There is a tradition that you should eat 7 plates of food when you eat from the Christmas table. Luckily for those with a stomach smaller than their appetite, it is not mandatory but hey you may as well try. Intrigued, I asked the staff what should go on those 7 plates. Every plate represents some key foods of Julbord. Here is the Julbord food I got to eat at Romme Alpin in detail.

Plate number 1: sill and potatoes

Sill is preserved herring, a traditional Swedish specialty (sill is Swedish for herring). It comes in several variations, usually served in jars. The pickeld herring is cut into bits and served with a variety of sauces that include cream, mustard, garlic, vinegar and onion, and other pickling sauces.

sill julbord
Boiled potatoes and jars of sill on the left of the Julbord selection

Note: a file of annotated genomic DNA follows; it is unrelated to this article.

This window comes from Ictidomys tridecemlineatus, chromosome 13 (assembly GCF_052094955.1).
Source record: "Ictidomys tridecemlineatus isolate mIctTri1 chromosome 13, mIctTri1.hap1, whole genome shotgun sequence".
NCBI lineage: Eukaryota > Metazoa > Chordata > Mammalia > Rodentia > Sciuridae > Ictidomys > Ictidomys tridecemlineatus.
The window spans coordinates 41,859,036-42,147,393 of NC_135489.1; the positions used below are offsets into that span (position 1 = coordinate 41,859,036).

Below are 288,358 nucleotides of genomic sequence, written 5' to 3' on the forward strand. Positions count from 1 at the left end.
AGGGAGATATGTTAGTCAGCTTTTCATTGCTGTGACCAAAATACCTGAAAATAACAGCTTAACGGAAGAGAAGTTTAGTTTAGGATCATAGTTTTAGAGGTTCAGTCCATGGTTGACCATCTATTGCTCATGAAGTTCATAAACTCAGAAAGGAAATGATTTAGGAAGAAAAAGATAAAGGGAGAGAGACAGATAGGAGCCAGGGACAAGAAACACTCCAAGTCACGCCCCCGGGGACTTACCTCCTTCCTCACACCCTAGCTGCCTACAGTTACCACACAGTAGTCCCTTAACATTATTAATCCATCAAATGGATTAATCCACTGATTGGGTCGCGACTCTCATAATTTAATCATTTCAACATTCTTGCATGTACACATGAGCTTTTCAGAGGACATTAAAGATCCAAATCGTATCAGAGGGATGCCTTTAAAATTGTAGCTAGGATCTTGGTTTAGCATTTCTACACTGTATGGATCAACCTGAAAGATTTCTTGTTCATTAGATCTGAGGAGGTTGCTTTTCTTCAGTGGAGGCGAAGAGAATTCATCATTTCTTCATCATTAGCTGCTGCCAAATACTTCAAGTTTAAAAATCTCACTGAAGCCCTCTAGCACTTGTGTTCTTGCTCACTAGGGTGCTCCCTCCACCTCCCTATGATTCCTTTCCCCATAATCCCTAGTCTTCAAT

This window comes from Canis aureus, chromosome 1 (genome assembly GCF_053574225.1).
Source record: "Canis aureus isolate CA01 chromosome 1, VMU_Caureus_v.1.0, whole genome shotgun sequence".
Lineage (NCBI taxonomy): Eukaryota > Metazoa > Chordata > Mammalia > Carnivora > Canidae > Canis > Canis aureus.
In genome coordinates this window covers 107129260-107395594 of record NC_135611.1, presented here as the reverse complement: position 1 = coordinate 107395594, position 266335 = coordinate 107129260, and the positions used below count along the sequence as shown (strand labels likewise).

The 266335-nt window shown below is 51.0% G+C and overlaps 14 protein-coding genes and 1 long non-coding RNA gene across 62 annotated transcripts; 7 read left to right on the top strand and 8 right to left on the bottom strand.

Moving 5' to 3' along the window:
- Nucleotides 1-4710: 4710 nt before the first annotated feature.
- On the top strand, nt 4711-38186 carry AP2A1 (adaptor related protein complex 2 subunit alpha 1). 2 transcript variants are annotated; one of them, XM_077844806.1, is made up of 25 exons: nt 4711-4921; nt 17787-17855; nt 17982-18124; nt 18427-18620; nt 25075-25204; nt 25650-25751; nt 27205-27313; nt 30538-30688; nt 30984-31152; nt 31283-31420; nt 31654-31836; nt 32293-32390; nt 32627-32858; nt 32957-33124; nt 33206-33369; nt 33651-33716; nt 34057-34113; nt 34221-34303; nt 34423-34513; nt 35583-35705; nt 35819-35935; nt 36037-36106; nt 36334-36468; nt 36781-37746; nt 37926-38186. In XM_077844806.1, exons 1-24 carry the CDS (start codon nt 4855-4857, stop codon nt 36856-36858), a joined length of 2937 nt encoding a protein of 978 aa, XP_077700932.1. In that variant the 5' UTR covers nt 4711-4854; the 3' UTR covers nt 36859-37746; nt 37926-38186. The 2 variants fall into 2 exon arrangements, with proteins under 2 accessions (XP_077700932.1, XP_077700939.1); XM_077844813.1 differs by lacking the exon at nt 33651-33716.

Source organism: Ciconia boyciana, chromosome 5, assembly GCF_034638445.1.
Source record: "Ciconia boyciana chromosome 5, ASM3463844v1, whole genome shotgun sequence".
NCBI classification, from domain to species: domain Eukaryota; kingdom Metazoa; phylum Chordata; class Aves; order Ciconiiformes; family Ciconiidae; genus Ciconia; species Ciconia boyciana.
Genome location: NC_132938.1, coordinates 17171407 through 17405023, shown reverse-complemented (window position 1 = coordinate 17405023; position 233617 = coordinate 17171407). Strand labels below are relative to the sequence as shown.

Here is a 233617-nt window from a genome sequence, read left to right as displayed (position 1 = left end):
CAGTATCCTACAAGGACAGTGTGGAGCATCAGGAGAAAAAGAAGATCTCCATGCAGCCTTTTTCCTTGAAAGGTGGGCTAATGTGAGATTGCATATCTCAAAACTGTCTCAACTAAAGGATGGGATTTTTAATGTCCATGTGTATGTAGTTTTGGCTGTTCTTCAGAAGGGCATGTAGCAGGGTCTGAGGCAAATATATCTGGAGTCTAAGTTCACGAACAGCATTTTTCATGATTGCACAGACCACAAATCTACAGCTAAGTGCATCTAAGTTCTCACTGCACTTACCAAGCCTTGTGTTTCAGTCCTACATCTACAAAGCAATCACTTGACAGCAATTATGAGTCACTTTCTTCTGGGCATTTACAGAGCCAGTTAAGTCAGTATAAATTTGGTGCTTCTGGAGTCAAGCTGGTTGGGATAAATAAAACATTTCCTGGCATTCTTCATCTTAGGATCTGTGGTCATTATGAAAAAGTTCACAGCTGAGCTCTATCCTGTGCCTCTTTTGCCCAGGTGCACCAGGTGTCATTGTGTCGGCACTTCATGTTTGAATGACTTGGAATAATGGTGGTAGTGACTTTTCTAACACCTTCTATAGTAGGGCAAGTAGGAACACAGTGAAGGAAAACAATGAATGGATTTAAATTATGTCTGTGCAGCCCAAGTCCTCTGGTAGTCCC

swedish christmas food: herringjulbord food: sill

Plate number 2: salmon and eggs

The second plate is for salmon and deviled eggs. A beloved item of the Nordic cuisine, the Julbord buffet usually features several preparations of salmon. The most common is gravad lax, raw cured salmon prepared with dill. Apart from this classic, Toppstugan also offers baked salmon, cold- and hot-smoked salmon and salmon in pepper crust.

Baked salmon
Baked salmon
Gravad lax
Gravad lax, cured salmon with dill

Deviled eggs on the Christmas buffet traditionally have a fish filling. Toppstugan offers two varieties: one with shrimps and one with fish roe.

julbord deviled eggs julbord deviled eggs

Plate number 3: cold cuts and pickles

This was by far my favourite, and what surprised me the most. The selection of cold cuts at Toppstugan is huge and went beyond my expectations. Meats at Romme Alpin includes beef, turkey and pork, as well as reindeer, ostrich, venison and lamb. Some of the delicacies I got to try were home-made roast beef, smoked venison hind quarter, blueberry-smoked flank steak, smoked reindeer  as well as ostrich sausage.